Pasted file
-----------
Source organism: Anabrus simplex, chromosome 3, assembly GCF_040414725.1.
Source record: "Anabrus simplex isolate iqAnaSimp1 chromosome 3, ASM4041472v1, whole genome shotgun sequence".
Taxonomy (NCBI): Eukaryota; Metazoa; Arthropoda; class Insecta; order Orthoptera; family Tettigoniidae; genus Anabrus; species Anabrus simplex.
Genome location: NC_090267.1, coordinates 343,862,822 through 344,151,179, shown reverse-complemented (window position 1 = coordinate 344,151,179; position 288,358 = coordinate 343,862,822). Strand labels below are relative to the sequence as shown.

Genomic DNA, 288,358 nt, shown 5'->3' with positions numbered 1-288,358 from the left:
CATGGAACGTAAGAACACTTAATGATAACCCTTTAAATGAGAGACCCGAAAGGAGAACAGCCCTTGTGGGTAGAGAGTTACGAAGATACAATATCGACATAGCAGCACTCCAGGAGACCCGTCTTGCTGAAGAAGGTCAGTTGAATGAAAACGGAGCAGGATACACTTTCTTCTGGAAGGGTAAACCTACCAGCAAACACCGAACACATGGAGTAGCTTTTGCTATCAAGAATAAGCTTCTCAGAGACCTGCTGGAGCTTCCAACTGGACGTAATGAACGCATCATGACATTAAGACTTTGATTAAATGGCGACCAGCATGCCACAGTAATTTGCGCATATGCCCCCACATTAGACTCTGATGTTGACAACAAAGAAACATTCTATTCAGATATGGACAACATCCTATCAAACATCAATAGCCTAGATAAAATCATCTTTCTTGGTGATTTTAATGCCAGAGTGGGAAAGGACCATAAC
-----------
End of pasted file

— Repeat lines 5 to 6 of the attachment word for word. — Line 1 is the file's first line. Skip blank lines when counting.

Genomic DNA, 288,358 nt, shown 5'->3' with positions numbered 1-288,358 from the left:
CATGGAACGTAAGAACACTTAATGATAACCCTTTAAATGAGAGACCCGAAAGGAGAACAGCCCTTGTGGGTAGAGAGTTACGAAGATACAATATCGACATAGCAGCACTCCAGGAGACCCGTCTTGCTGAAGAAGGTCAGTTGAATGAAAACGGAGCAGGATACACTTTCTTCTGGAAGGGTAAACCTACCAGCAAACACCGAACACATGGAGTAGCTTTTGCTATCAAGAATAAGCTTCTCAGAGACCTGCTGGAGCTTCCAACTGGACGTAATGAACGCATCATGACATTAAGACTTTGATTAAATGGCGACCAGCATGCCACAGTAATTTGCGCATATGCCCCCACATTAGACTCTGATGTTGACAACAAAGAAACATTCTATTCAGATATGGACAACATCCTATCAAACATCAATAGCCTAGATAAAATCATCTTTCTTGGTGATTTTAATGCCAGAGTGGGAAAGGACCATAAC